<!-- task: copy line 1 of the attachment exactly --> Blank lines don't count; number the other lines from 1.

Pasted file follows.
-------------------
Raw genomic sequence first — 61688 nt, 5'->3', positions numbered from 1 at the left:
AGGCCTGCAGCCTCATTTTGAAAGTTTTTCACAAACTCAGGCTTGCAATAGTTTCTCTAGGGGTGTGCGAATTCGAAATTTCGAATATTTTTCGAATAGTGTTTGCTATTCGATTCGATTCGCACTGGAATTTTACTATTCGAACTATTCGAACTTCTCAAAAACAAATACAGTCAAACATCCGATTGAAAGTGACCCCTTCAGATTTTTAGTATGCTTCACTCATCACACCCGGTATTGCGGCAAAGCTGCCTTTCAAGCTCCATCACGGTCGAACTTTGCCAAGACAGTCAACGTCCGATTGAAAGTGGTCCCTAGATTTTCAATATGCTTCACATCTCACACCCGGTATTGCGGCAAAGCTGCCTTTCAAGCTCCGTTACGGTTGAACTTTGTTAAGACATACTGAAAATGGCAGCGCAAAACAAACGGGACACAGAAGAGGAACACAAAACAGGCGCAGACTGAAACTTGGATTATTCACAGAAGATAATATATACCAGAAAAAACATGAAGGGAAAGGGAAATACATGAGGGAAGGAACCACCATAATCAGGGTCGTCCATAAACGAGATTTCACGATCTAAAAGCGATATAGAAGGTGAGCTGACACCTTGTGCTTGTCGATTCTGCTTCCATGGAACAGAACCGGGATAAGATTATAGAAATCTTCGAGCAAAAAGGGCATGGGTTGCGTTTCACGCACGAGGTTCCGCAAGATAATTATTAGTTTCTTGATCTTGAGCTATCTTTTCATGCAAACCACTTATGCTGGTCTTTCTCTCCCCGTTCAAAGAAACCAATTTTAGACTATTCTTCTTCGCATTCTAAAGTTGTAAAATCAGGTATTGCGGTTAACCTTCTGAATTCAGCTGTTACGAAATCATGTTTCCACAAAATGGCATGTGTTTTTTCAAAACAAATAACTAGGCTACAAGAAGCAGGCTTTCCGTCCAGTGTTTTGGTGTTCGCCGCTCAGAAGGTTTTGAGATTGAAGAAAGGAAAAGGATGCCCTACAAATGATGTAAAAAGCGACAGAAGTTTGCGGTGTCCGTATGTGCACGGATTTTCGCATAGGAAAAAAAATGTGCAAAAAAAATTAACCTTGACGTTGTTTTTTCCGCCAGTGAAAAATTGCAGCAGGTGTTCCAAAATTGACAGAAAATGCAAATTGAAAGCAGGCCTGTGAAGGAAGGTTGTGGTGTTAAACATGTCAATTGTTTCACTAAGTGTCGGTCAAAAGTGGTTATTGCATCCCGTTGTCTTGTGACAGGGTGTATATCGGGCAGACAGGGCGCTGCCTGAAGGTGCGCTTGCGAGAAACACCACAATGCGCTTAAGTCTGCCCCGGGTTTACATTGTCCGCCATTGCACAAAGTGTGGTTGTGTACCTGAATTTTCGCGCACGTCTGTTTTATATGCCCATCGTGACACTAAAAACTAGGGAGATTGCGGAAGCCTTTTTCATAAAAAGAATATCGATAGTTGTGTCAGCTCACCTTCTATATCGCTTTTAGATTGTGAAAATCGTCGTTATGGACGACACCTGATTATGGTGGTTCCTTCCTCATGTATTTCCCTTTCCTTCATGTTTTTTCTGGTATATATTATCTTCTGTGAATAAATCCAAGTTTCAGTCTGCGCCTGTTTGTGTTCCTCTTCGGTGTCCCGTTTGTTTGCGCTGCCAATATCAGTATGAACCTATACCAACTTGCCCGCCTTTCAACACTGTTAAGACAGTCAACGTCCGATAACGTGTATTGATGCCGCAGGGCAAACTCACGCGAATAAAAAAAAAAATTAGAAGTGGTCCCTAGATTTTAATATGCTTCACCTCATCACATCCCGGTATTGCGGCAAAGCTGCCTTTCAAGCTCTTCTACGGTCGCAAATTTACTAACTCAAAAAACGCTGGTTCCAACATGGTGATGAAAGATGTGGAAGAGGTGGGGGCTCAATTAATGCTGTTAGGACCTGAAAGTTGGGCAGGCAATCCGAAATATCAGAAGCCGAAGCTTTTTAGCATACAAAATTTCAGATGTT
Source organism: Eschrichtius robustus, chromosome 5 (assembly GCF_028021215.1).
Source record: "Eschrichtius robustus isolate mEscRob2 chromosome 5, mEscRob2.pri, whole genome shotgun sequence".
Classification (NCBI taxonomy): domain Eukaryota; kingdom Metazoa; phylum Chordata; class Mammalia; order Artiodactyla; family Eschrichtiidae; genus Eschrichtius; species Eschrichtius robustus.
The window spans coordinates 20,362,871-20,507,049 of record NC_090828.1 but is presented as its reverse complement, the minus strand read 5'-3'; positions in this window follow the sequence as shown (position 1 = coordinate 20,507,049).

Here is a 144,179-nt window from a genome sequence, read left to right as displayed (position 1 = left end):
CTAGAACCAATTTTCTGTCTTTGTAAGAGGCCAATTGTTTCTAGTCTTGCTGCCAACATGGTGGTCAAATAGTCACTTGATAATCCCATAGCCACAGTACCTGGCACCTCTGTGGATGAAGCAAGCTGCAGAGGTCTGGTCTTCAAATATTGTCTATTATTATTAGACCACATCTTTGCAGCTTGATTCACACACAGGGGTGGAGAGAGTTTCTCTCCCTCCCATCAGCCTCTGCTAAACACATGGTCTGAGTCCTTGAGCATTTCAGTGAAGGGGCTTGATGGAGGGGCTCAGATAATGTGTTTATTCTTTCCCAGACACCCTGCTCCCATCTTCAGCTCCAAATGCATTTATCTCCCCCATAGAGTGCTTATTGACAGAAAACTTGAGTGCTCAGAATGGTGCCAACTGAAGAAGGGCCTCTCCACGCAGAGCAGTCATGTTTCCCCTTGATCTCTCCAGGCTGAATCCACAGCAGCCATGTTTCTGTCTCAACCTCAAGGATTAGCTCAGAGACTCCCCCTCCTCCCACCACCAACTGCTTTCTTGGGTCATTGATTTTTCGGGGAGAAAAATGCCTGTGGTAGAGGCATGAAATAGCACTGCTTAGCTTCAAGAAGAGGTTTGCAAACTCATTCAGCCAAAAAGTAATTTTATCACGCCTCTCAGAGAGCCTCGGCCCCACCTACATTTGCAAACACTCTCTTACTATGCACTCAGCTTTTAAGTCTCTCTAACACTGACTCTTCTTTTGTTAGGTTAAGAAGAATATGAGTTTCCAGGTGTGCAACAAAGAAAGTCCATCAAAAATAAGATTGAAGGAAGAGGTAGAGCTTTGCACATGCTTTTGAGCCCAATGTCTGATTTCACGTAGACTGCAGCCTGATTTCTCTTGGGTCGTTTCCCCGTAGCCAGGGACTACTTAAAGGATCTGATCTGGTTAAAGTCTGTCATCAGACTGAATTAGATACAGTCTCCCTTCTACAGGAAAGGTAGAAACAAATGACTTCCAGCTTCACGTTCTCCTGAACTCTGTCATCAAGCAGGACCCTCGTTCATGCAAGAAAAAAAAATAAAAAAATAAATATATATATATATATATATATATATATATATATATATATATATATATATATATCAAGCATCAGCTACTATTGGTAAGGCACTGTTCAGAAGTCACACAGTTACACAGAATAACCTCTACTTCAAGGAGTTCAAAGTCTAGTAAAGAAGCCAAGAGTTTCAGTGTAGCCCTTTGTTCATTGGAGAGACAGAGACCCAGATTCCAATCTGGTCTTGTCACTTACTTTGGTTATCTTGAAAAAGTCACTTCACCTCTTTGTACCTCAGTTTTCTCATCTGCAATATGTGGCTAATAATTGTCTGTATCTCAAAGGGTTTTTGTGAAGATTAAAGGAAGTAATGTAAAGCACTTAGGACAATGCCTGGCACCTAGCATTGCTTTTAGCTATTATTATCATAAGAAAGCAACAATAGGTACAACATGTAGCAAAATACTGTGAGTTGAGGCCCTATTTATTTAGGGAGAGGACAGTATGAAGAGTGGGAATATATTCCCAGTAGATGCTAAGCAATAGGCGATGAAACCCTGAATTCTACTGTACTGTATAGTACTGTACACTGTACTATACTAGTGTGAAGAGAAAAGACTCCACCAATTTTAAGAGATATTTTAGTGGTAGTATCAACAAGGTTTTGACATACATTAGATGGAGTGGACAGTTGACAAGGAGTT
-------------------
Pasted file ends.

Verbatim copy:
Raw genomic sequence first — 61688 nt, 5'->3', positions numbered from 1 at the left: